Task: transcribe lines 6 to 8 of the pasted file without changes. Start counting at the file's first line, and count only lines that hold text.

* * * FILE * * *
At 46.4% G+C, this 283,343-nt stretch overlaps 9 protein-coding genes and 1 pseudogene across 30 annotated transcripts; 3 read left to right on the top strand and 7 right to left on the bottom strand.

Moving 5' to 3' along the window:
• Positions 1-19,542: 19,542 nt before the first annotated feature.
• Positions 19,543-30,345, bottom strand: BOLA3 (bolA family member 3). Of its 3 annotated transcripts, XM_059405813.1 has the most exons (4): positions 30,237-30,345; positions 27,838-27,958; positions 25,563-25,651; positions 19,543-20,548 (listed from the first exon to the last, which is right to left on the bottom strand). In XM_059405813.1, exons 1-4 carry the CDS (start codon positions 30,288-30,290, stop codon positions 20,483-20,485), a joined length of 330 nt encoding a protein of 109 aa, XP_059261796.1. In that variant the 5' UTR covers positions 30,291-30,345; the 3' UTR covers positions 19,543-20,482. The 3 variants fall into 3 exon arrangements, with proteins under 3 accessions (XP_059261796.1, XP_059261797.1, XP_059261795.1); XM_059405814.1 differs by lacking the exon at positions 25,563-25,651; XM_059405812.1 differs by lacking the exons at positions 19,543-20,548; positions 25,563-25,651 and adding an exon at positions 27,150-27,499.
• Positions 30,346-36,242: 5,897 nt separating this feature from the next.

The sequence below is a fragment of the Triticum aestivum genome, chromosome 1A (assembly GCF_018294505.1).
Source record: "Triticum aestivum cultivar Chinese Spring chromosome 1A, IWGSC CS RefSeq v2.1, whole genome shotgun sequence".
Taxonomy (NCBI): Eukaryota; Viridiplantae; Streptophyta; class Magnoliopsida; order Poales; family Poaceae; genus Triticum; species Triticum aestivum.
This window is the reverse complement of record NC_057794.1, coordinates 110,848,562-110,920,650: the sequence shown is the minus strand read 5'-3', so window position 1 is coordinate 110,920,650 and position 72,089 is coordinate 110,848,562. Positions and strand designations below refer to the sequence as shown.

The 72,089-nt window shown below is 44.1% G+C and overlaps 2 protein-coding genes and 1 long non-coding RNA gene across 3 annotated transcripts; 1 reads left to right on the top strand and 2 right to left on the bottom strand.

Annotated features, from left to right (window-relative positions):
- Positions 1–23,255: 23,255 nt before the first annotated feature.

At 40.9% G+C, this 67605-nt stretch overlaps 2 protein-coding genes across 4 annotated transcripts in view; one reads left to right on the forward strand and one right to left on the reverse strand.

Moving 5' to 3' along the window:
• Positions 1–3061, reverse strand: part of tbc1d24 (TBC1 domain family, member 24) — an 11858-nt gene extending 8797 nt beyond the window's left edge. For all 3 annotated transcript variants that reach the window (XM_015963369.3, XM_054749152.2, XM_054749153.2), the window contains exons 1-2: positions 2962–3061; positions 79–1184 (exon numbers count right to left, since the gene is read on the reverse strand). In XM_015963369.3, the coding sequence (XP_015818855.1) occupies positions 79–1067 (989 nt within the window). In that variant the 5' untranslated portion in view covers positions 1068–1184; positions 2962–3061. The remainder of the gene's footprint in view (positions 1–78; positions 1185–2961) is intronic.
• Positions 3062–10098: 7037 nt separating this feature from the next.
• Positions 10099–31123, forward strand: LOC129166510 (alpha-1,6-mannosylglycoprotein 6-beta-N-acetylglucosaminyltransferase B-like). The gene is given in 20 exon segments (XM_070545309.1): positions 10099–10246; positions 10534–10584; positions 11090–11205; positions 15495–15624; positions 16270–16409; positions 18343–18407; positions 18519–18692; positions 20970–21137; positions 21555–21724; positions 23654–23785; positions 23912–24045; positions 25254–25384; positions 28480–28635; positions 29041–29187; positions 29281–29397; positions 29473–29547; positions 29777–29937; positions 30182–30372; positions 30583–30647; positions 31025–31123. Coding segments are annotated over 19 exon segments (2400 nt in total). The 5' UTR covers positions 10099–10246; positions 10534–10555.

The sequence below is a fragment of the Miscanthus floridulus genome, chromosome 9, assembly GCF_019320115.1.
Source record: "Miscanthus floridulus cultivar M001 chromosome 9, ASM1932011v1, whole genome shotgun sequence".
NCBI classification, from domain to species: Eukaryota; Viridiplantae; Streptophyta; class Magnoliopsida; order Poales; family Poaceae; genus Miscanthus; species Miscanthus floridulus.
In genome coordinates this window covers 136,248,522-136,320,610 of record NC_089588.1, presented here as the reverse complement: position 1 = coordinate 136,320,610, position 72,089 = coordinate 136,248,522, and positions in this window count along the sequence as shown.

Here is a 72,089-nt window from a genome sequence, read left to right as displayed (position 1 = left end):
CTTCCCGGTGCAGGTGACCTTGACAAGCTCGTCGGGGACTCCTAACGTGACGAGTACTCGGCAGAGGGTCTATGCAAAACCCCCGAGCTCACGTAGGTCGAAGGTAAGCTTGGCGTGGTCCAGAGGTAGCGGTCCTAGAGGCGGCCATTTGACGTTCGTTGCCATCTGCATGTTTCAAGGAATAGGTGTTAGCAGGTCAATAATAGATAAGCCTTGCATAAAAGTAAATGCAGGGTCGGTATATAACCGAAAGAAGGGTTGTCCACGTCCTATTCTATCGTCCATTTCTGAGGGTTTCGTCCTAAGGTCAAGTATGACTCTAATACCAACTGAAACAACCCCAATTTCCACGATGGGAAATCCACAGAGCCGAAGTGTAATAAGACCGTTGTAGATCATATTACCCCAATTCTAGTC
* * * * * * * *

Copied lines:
The sequence below is a fragment of the Triticum aestivum genome, chromosome 1A (assembly GCF_018294505.1).
Source record: "Triticum aestivum cultivar Chinese Spring chromosome 1A, IWGSC CS RefSeq v2.1, whole genome shotgun sequence".
Taxonomy (NCBI): Eukaryota; Viridiplantae; Streptophyta; class Magnoliopsida; order Poales; family Poaceae; genus Triticum; species Triticum aestivum.